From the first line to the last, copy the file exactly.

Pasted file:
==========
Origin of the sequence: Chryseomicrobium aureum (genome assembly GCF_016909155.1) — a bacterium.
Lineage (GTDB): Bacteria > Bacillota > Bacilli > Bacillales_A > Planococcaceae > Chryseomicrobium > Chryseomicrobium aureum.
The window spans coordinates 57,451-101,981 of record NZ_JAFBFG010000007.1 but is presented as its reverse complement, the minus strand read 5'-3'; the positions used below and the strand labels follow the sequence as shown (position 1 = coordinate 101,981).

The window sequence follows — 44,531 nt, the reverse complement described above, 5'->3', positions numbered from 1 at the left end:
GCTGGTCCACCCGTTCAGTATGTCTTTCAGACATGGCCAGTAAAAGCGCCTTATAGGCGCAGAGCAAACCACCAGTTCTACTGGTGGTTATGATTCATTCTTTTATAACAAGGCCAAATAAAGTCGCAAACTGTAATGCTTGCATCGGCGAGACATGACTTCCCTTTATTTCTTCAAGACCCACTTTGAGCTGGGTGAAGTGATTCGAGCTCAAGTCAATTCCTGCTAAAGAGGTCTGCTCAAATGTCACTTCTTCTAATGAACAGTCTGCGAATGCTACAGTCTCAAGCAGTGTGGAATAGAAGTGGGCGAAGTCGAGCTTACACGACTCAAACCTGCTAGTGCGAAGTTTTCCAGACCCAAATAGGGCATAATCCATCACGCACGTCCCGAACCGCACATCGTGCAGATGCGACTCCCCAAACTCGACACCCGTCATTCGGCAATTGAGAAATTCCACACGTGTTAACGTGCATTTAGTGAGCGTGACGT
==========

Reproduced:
Origin of the sequence: Chryseomicrobium aureum (genome assembly GCF_016909155.1) — a bacterium.
Lineage (GTDB): Bacteria > Bacillota > Bacilli > Bacillales_A > Planococcaceae > Chryseomicrobium > Chryseomicrobium aureum.
The window spans coordinates 57,451-101,981 of record NZ_JAFBFG010000007.1 but is presented as its reverse complement, the minus strand read 5'-3'; the positions used below and the strand labels follow the sequence as shown (position 1 = coordinate 101,981).

The window sequence follows — 44,531 nt, the reverse complement described above, 5'->3', positions numbered from 1 at the left end:
GCTGGTCCACCCGTTCAGTATGTCTTTCAGACATGGCCAGTAAAAGCGCCTTATAGGCGCAGAGCAAACCACCAGTTCTACTGGTGGTTATGATTCATTCTTTTATAACAAGGCCAAATAAAGTCGCAAACTGTAATGCTTGCATCGGCGAGACATGACTTCCCTTTATTTCTTCAAGACCCACTTTGAGCTGGGTGAAGTGATTCGAGCTCAAGTCAATTCCTGCTAAAGAGGTCTGCTCAAATGTCACTTCTTCTAATGAACAGTCTGCGAATGCTACAGTCTCAAGCAGTGTGGAATAGAAGTGGGCGAAGTCGAGCTTACACGACTCAAACCTGCTAGTGCGAAGTTTTCCAGACCCAAATAGGGCATAATCCATCACGCACGTCCCGAACCGCACATCGTGCAGATGCGACTCCCCAAACTCGACACCCGTCATTCGGCAATTGAGAAATTCCACACGTGTTAACGTGCATTTAGTGAGCGTGACGT